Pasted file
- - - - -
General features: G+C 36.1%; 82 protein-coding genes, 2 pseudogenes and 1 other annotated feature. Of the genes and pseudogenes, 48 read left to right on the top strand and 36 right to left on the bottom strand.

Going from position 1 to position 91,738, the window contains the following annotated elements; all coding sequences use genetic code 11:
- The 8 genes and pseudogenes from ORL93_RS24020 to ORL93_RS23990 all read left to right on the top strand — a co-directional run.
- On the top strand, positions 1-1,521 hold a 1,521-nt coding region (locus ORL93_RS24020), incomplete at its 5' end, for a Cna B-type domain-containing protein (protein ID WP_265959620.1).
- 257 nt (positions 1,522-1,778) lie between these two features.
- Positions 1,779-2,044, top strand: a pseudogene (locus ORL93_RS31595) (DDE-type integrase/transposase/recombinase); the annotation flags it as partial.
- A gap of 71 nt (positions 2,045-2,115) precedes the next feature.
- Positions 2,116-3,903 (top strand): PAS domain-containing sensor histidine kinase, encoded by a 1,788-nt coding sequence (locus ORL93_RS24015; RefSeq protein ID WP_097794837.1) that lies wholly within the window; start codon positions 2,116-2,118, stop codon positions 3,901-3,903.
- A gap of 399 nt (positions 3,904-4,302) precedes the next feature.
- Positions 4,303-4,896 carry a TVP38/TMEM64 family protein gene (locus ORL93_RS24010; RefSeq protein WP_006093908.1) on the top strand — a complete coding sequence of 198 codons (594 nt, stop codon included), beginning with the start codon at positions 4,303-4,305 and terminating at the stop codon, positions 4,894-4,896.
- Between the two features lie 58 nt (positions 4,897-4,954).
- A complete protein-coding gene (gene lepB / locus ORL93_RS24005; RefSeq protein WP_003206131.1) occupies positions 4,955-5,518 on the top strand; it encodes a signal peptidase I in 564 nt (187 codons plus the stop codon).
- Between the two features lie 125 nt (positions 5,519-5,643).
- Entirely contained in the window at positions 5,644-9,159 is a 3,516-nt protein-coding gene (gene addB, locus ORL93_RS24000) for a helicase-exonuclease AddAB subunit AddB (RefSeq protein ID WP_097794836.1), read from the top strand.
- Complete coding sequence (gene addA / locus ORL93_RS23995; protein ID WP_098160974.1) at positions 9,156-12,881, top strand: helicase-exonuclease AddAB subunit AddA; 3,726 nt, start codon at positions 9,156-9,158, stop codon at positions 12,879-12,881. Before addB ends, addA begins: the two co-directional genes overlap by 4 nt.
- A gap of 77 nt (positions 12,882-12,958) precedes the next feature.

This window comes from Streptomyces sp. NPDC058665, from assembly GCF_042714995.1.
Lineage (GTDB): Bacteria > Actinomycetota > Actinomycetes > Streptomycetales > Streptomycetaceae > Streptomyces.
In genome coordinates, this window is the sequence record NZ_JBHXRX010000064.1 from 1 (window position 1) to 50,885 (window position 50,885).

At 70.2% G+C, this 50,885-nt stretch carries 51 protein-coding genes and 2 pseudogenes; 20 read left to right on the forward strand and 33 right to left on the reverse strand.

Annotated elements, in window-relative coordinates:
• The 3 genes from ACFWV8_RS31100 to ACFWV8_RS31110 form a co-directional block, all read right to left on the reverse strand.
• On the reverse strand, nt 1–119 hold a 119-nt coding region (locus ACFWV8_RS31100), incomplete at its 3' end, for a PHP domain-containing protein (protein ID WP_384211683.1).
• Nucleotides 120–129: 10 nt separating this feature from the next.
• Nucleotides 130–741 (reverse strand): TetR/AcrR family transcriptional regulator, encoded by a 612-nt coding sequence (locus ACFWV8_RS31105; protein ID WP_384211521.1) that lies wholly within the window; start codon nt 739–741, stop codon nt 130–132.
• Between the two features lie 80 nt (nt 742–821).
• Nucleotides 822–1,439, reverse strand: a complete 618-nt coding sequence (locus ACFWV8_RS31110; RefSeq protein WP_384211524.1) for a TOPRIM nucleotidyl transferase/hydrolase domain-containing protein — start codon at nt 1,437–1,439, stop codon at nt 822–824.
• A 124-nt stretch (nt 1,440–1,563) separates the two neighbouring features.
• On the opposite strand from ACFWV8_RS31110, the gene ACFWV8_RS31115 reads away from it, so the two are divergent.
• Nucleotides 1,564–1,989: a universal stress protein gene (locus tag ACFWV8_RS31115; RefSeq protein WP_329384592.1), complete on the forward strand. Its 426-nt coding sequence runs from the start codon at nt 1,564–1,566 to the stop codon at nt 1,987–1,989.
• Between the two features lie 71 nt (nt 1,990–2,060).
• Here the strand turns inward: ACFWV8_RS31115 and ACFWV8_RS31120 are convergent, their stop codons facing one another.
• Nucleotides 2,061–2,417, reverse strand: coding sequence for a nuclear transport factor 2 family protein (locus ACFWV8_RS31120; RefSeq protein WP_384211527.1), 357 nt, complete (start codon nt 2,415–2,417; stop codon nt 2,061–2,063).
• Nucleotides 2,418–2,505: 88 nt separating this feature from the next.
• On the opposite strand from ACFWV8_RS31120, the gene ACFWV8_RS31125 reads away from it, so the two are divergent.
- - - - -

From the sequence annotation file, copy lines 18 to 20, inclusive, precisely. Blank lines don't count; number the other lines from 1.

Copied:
Lineage (GTDB): Bacteria > Actinomycetota > Actinomycetes > Streptomycetales > Streptomycetaceae > Streptomyces.
In genome coordinates, this window is the sequence record NZ_JBHXRX010000064.1 from 1 (window position 1) to 50,885 (window position 50,885).

At 70.2% G+C, this 50,885-nt stretch carries 51 protein-coding genes and 2 pseudogenes; 20 read left to right on the forward strand and 33 right to left on the reverse strand.